When I was younger, the thing I wanted to be the most was an author. I started writing short stories and things in middle school and it carried on through the first few years of high school. I'd have a notebook that I'd carry around with me where I'd scribble notes about plot and do character studies. I'd map out relationships and story arcs and then edit and revise when I should have been paying attention to classes. At this point in my life, I couldn't see myself as anything but a writer.
And then things went wrong. Or maybe they went right, I can never tell. One of the major reasons I stopped writing was the invasion of my privacy by certain members of my family. Then a floppy disk containing all of my (password-protected) stories, of which there were 20-30 was destroyed. Contents were never retrieved. And then after I met N, things just went a little crazy. Things were happening very quickly, with school and my family and with N. Before I knew it, I was living on another continent.
Work in a publishing house
I felt as though one lifetime had passed and I was starting a new one. I didn't feel the urge as much to write. I did have a journal that I wrote in occasionally, but nothing serious. After a few months, I was able to start work in the UK and I began thinking of going back to my university studies. I thought long and hard about what I'd like to study and also what I'd like to do with my life and the only constant interest in my entire life was reading. I thought perhaps I could go to work in a publishing house, doing something, anything.
I was put off by what other people said though. They told me publishing house jobs are competitive and hard to come by. They told me I'd have to go after what I wanted and be ruthless. I worried that it wasn't really my personality. But I think I was really just afraid to acknowledge that in my heart of hearts, I wanted it.
Instead, I ended up falling back into a different path. One that my dad had wanted for me. One that he'd pushed me towards since I was little, and after a fascinating dinner conversation with a friends about the work they were doing in law, I thought perhaps I should be a solicitor. Before my dad went to Vietnam, he was studying to be a lawyer. I thought it could be something that I would enjoy doing. I always sort of knew that I'd be the type of person who couldn't do the same thing day-after-day and would need to have varied days. I studied law for two years.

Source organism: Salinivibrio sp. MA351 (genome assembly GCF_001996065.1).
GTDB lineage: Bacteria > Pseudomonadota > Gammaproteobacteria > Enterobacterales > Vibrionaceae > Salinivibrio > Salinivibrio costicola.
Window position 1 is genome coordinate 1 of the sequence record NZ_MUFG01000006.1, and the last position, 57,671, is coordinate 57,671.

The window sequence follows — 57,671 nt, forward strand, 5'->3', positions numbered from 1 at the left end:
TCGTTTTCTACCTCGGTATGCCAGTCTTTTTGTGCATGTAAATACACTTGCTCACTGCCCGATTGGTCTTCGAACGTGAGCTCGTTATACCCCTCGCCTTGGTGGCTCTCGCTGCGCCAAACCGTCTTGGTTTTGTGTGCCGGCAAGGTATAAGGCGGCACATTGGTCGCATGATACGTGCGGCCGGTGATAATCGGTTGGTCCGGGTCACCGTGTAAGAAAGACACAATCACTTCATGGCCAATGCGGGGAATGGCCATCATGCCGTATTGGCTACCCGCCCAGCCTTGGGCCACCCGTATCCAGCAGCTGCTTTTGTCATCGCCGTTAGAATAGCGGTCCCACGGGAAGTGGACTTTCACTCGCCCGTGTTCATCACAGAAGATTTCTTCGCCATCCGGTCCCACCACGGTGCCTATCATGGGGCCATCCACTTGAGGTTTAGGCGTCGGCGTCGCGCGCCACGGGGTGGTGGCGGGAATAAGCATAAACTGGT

And I was abysmal at it. My head and law just don't work together. It's very tied into politics and I just wasn't interested in it all. I think at the heart of wanting to be a solicitor was this idea of helping people. I'd love to be a person who fights and works to achieve good in the world. But sadly, I will never do this as a solicitor. Phew.
Own my own bookstore
By this time, of course, I was working in Books Etc. I loved it there. I loved the people I worked with, the books, the customers who came in and talked to me about books. I loved opening the boxes of new books, I loved organising books on the shelves. I loved rearranging books and thinking of ways to make my displays more eye-catching. I loved the paperwork involved and the chance to choose which books to buy.
I started to daydream about having my own bookstore. Maybe a funky children's bookstore like in You've Got Mail. There was once a dedicated children's bookstore in the town I live in ... but sadly, just like in You've Got Mail, my children's shop around the corner closed down. It's a lovely idea though, isn't it? Owning a bookstore.
Because I've been back to university several times and have failed on three occasions to follow-through and gain a degree in any subject, I waited a few years before returning. I really needed to be sure that whatever subject I pursued next would be something worth sticking with. I needed a subject that could maintin my interest for six long years.
I knew I'd be studying with the Open University, so I requested all of the information that they had regarding undergraduate courses. I went through their prospectus and I circled every single course I'd be interested in taking. From there, I flipped to the back of the book and looked to see which degree was feasible taking those courses. I'd circled a load of courses in the social sciences section particularly but the psychology classes jumped out at me specifically.
That combined with the growing fascination that I'd had watching my Eldest growing up, learning to walk and speak and be very social made me very interested in learning more about child development. Which emphasised my growing interest in the subject of psychology. Because there's a subject that just never grows old. It touches on every aspect of life and how can anyone find 'life' boring, right? I've really hit on a good one, studying this. Three years into my degree course (which means I've lasted an entire year longer than either of my other attempts at university) and I think this one is going to stick. (..Though I don't know. I quite fancy doing a Modern Languages degree.)
I don't know that I will end up working as a psychologist when I've finished, but I figure it's still a good degree to have, one in which I could branch out with and work in nearly any field. And for now, I'm enjoying the job I have.
The best and most important job I will ever have: mother.
What did you want to be when you grow up?